Carbon capture has ‘no adverse effects’ says habitat impact report

THE results of testing carried out after seismic testing at Golden Beach has determined that there were no adverse effects of the testing, despite some reduction in aquatic life in the testing area.

In February 2018, the CarbonNet Project undertook a 3D marine seismic survey in the offshore Gippsland Basin, near Golden Beach, in Bass Strait.

The environmental impacts and risks associated with the MSS were described in the Environment Plan that was accepted by Commonwealth and Victorian regulators.

Underwater sound and its impact on the marine environment was a key issue raised by stakeholders, particularly commercial fishermen.

In response, CarbonNet put in place initiatives to address concerns, including:

• Undertaking marine habitat assessments before and after the MSS;

• Establishing an independent Advisory Panel of fisheries experts to provide advice on the marine habitat assessments;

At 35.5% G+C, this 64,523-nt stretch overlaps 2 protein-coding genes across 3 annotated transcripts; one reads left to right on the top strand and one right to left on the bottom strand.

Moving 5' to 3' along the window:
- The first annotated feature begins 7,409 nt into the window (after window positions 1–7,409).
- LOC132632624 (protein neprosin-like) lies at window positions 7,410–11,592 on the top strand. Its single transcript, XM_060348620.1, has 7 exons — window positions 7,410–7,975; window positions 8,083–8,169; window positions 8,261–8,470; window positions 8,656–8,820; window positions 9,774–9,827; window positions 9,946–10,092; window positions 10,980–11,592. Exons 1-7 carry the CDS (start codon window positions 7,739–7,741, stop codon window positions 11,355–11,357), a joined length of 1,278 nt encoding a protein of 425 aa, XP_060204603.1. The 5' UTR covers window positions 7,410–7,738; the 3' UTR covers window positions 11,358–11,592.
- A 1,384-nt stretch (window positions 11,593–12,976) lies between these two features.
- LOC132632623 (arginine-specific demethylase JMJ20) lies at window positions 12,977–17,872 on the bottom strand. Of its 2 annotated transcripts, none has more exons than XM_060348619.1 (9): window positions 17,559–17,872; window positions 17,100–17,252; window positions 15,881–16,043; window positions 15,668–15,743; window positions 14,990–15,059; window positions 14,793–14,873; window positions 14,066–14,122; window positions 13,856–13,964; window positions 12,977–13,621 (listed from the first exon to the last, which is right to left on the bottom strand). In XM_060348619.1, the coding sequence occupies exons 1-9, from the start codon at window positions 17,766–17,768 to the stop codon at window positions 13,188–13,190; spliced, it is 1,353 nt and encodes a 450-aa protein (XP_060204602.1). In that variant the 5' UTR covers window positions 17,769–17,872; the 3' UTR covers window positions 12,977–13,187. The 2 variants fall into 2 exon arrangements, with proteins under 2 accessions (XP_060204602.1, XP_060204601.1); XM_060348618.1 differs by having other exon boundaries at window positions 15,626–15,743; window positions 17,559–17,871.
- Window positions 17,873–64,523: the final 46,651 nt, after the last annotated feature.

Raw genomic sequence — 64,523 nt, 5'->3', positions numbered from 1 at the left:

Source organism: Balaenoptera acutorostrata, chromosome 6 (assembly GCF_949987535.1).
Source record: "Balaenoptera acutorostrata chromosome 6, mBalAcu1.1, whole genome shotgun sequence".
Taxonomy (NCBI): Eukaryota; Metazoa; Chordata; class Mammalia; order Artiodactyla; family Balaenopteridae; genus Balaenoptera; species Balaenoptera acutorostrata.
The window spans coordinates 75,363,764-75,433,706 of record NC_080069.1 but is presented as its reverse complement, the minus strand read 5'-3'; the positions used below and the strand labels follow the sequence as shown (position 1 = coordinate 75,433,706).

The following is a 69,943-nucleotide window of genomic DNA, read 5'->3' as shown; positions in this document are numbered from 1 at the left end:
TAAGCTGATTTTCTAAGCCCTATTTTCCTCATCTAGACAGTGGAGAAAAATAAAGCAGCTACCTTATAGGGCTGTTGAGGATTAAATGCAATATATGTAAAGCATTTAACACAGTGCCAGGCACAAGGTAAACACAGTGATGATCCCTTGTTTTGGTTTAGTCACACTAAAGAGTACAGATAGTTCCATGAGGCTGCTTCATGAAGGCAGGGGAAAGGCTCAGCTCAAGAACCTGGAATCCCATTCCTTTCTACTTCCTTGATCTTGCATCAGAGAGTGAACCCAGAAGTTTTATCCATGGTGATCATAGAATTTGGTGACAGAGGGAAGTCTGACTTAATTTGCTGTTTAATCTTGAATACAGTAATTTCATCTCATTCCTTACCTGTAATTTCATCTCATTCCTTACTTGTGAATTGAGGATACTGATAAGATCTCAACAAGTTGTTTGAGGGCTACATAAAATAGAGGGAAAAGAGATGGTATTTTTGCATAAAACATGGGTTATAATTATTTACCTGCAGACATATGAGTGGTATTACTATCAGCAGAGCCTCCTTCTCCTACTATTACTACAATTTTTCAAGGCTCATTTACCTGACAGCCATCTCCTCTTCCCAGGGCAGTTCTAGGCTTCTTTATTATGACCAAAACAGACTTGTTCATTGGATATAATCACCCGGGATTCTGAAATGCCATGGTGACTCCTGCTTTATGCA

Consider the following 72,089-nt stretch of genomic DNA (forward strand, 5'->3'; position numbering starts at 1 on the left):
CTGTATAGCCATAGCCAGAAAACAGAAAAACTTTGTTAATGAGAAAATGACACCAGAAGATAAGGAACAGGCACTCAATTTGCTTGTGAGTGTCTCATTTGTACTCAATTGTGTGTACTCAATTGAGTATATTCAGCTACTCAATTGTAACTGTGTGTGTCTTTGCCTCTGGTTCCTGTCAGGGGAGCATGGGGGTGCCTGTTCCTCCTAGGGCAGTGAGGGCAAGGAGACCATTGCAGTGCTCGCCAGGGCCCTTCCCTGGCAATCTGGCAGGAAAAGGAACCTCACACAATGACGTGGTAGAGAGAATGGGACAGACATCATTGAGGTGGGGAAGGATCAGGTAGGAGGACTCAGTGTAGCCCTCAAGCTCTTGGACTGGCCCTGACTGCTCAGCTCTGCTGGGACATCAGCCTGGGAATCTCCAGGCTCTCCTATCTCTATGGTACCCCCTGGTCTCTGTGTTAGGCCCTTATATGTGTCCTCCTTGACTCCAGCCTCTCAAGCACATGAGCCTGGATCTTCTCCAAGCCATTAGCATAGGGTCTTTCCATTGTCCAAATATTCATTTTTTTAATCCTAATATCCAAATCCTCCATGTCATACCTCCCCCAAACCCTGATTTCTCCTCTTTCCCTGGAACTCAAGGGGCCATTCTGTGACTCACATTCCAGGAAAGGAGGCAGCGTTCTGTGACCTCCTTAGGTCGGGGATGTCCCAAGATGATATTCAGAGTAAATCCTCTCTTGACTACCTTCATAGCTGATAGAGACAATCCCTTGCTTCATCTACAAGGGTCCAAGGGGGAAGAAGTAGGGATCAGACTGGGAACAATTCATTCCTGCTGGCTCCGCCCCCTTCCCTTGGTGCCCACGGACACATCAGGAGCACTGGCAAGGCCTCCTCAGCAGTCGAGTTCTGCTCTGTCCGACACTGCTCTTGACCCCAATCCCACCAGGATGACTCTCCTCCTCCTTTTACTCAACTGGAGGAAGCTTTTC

• Monitoring underwater sound levels to confirm levels were consistent with predictions; and

• Contributing to a scallop stock assessment by the Victorian Fisheries Authority.

The Offshore Habitat Assessments Final Report found that, overall, “no impact” was observed in the marine habitat that could be attributed to the MSS. The report was accepted by the advisory panel.

The report noted that lower fish and zooplankton numbers post testing were “highly variable” with both pre- and post-seismic testing samples considered “typical of a healthy temperate marine ecosystem”.

Scallop numbers were extremely low before and after the MSS, while rock lobster numbers were found to have increased post the MSS.

The pre and post-MSS marine habitat assessments provide an important contribution to the existing knowledge about the effects of seismic surveys on marine environments.

CarbonNet’s Environment Plan for the geophysical and geotechnical investigations was approved by the regulator, the National Offshore Petroleum Safety and Environmental Management Authority, in late 2018.

Geophysical investigations will begin next month between 6km and 11km offshore in Bass Strait, and will take about one week to complete.

The geotechnical investigations are expected to take place in the same area between March and June 2019.

The investigations are being carried out to confirm that the seabed can support a drill rig for the offshore appraisal well.